Saturday, March 8, 2014

Apraxia update and advice for parents of children with apraxia

Someone recently asked me for advice on their newly diagnosed child. Here's sort of a brain dump of thoughts.


Nea is 9 and half. She’s a June birthday, so she’s one of the youngest in her 4th grade class, which is my greatest regret. I should have held her back, but the school was not supportive, and I didn't want to call lawyers in. She’s about a year behind academically, which is much better than a few years ago. She can spell words like “family, students, those, running.” Not bad, considering she still has trouble with TH, J, and R. Also, her short vowels continue to be an issue. Our school SLP (90 minutes a week) and private SLP (60 minutes a week) work together closely.

I asked our private SLP (who is FANTASTIC. Keep looking until you find someone with experience in apraxia.) recently what Nea’s long-term prognosis is. For the first time, her answer was 100% intelligibility! Imagine my joy. She’s not there yet, but we keep working towards it.

One thing that we emphasized very early in her life was, "I don't understand. Can you tell me another way?" This has really paid off. She uses gestures, she tells us context, she puts the word in a sentence.

What I noticed over time was that she wouldn't get easier to understand even as her speech improved, because she was using more complex ideas, abstract concepts, etc. It was helpful that she was used to explaining herself in different ways.

That's maybe the hardest thing about having a kid with a huge speech problem. For years you don't have any view into their inner thoughts. You only get small clues into what's bothering them. And it sucks that everything is such a struggle. Even now she still has to repeat herself a few times every day to us, and we understand her better than anyone else.

We just had her annual IEP, and I needed to put together some speech samples for our private SLP’s report. Here’s what I sent:

A few random thoughts from Nea:
  • How the people take it out anyways? 
  • How many people there are in Africa?
  • Where you teach German school?
 As you can see, there are lingering grammatical issues. I asked her what the perfect summer camp would be and she said:
Play with stuffed animals camp. 6 Flags America camp. Lombard pool camp to play in the water. Everything kids can do camp. There's no adults -- kids make their own decisions. And the last one is ... What are you writing? TV and video game camp.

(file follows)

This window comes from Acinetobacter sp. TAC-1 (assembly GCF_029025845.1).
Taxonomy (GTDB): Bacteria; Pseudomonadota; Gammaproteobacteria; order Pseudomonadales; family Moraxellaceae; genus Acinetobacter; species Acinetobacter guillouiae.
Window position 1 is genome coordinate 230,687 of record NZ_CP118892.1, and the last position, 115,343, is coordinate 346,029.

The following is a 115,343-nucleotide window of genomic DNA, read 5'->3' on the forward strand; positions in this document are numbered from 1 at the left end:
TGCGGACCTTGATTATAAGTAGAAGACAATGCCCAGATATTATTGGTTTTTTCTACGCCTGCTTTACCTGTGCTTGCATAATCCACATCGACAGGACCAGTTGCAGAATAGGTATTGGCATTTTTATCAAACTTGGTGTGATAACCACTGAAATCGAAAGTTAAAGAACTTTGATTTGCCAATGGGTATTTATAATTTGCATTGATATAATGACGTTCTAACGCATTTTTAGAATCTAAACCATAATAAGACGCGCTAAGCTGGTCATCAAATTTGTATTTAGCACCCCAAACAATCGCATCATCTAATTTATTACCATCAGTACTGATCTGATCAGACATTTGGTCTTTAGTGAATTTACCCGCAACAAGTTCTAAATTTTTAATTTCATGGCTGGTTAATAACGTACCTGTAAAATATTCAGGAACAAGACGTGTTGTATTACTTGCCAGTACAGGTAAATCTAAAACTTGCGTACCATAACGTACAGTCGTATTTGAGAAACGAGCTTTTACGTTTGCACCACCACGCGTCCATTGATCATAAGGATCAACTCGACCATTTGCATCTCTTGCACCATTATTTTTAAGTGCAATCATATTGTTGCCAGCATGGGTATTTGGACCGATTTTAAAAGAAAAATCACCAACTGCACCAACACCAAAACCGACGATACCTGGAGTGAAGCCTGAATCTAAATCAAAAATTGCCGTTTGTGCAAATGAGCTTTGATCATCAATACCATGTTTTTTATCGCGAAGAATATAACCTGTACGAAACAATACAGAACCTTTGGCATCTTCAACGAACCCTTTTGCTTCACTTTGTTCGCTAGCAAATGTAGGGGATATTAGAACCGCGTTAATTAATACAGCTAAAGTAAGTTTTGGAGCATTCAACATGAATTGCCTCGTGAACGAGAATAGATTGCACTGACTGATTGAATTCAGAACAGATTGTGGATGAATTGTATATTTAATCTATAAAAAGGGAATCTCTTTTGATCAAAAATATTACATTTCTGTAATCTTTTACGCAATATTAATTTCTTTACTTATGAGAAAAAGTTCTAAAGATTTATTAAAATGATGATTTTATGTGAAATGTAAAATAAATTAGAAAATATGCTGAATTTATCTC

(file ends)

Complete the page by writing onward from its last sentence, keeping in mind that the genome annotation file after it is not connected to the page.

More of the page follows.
Happiness is having a child that can say, “There's no adults -- kids make their own decisions.” It was totally understandable, even with articulation errors. What a great sentence.

Nea is in the other room practicing her drums for band. She finally learned to ride her bike at 8 years old. My greatest hope is that someday she enjoys reading. J

Advice for parents of children with apraxia

Having a special needs child intensifies your worry, your frustration with friends and family, your fear. It’s hard on our hearts, our marriages, our social network. Here’s what I wish I had heard 5 years ago:

Forgive yourself. Yes, you could always do 10 more minutes of speech practice, but your main role in your child’s life is PARENT. No one else can fill that role. Nea is a massive cuddlebug. I assume it’s what she needs to help her function in her stressful life.

Think of it this way: if you can make your child happy and make sure he/she continues to work hard in speech and academics, that is your greatest gift to him/her. Nea loves going to school, and she works hard every day, she’s a very happy child, and I consider all of that pretty damn important.

Advocate at school, getting all the services you can for him/her. Educate yourself on what services are available. What are other parents getting for their kids? Never take the school's answer as a final answer. They may say no one receives more than 60 minutes a week of speech therapy. That statement is not legal. They must provide services as deemed necessary for your child's individual needs. Ask for everything in writing. 

If people in your life are not supportive, try to build a new support system with other parents with special needs kids. My Facebook feed is full of CASANA posts. Try to find a local group of supportive parents and meet up once a month.

I know you want a crystal ball. No one knows what the future holds. It’s a very hard path we’re on. Be kind to yourself.